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A steady refrain among pundits is that the American middle class can’t get ahead. The standard of living of average Americans has stagnated over the past 30 years, according to this view. It’s bolstered by government measures of average wage growth relative to consumer prices. But Martin Feldstein describes the flaws in constructing these measures; he says they may have led to an understatement of real income growth of more than 2% per year! Here is a link to Feldstein’s piece in the Wall Street Journal: “We’re Richer Than We Realize“. (If the link doesn’t work, an ungated link can be found on the WSJ Facebook page, posted at 10:30 a.m. on Saturday, Sept. 9th.)

Here are some of Feldstein’s observations:

If there is no increase in the cost of production, the government concludes that there has been no increase in quality. And if the manufacturer reports an increase in the cost of production, the government assumes that the value of the product to consumers has increased in the same proportion.

That’s a very narrow—and incorrect—way to measure quality change. In reality companies improve products in ways that don’t cost more to produce and may even cost less. That’s been true over the years for familiar products like television sets and audio speakers. The government therefore doesn’t really measure the value to consumers of the improved product, only the cost of the increased inputs. The same approach, based on measuring the cost of inputs rather than the value of output, is also used for services.

The official estimates of quality change are therefore mislabeled and misinterpreted. When it comes to quality change, what is called the growth of real output is really the growth of real inputs. The result is a major underestimation of the increase in real output and in the growth of real incomes that occurs through quality improvements.

The other source of underestimation of growth is the failure to capture the benefit of new goods and services. Here’s how the current procedure works: When a new product is developed and sold to the public, its market value enters into nominal gross domestic product. But there is no attempt to take into account the full value to consumers created by the new product per se.

It goes well beyond that, however, as great swaths of consumer value are completely ignored by government statistics:

A basic government rule of GDP measurement is to count only goods and services that are sold in the market. Services like Google and Facebook are therefore excluded from GDP even though they are of substantial value to households. The increasing importance of such free services implies a further understatement of real income growth.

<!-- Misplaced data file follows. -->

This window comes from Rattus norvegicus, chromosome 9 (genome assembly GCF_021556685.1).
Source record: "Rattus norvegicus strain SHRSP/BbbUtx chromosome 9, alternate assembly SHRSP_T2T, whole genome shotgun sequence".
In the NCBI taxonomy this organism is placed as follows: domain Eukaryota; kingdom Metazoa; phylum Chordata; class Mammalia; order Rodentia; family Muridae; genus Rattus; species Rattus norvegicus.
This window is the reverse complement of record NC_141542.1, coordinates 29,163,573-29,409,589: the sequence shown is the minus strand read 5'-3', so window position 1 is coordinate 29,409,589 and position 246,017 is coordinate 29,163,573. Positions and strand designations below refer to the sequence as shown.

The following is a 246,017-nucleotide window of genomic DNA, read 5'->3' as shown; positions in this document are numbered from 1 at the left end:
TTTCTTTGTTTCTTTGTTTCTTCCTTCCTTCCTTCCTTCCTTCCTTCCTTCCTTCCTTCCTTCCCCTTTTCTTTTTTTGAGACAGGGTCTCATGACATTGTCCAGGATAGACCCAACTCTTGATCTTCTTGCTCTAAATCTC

Some of these criticisms are unfair to the extent that income statistics correspond to what consumers can purchase in terms of market value. That is a fundamentally different concept than the total value consumers assign to goods and services (market value plus consumer surplus). Nevertheless, there are efforts to adjust for quality in these statistics, but they fall far short of their objective. Also, GDP and income statistics purport to be measures of economic welfare, though it’s well known that they fall short of that ideal. It might be more fair to say that that official income statistics are reliable in tracking short-term changes in well being, but not so much over long periods of time.

The graphic at the top of this post is taken from Marian L. Tupy’s “Cost of Living and Wage Stagnation in the United States, 1979-2015“, on the CATO Institute‘s web site:

… many, perhaps most, big-ticket items used by a typical American family on a daily basis have decreased in price. Over at Human Progress, we have been comparing the prices of common household items as advertised in the 1979 Sears catalog and prices of common household items as sold by Walmart in 2015.

We have divided the 1979 nominal prices by 1979 average nominal hourly wages and 2015 nominal prices by 2015 average nominal hourly wages, to calculate the “time cost” of common household items in each year (i.e., the number of hours the average American would have to work to earn enough money to purchase various household items at the nominal prices). Thus, the ‘time cost’ of a 13 Cu. Ft. refrigerator fell by 52 percent in terms of the hours of work required at the average hourly nominal wage, etc.

Tupy’s post also covers the huge increases in non-wage benefits enjoyed by many workers over the past several decades, which are not captured in average wage statistics.

It’s clear that standard measures of income growth are distorted by the failure to properly account for changes in the quality of goods and services at our disposal. The narrative of middle class stagnation is flawed in that respect. As Don Boudreaux has said, most ordinary Americans are richer today than John D. Rockefeller was a century ago. The availability and quality of goods and many services today, affordable to ordinary Americans, are vastly superior to what Rockefeller had then or could even imagine. And many of those advancements occurred since the 1970s.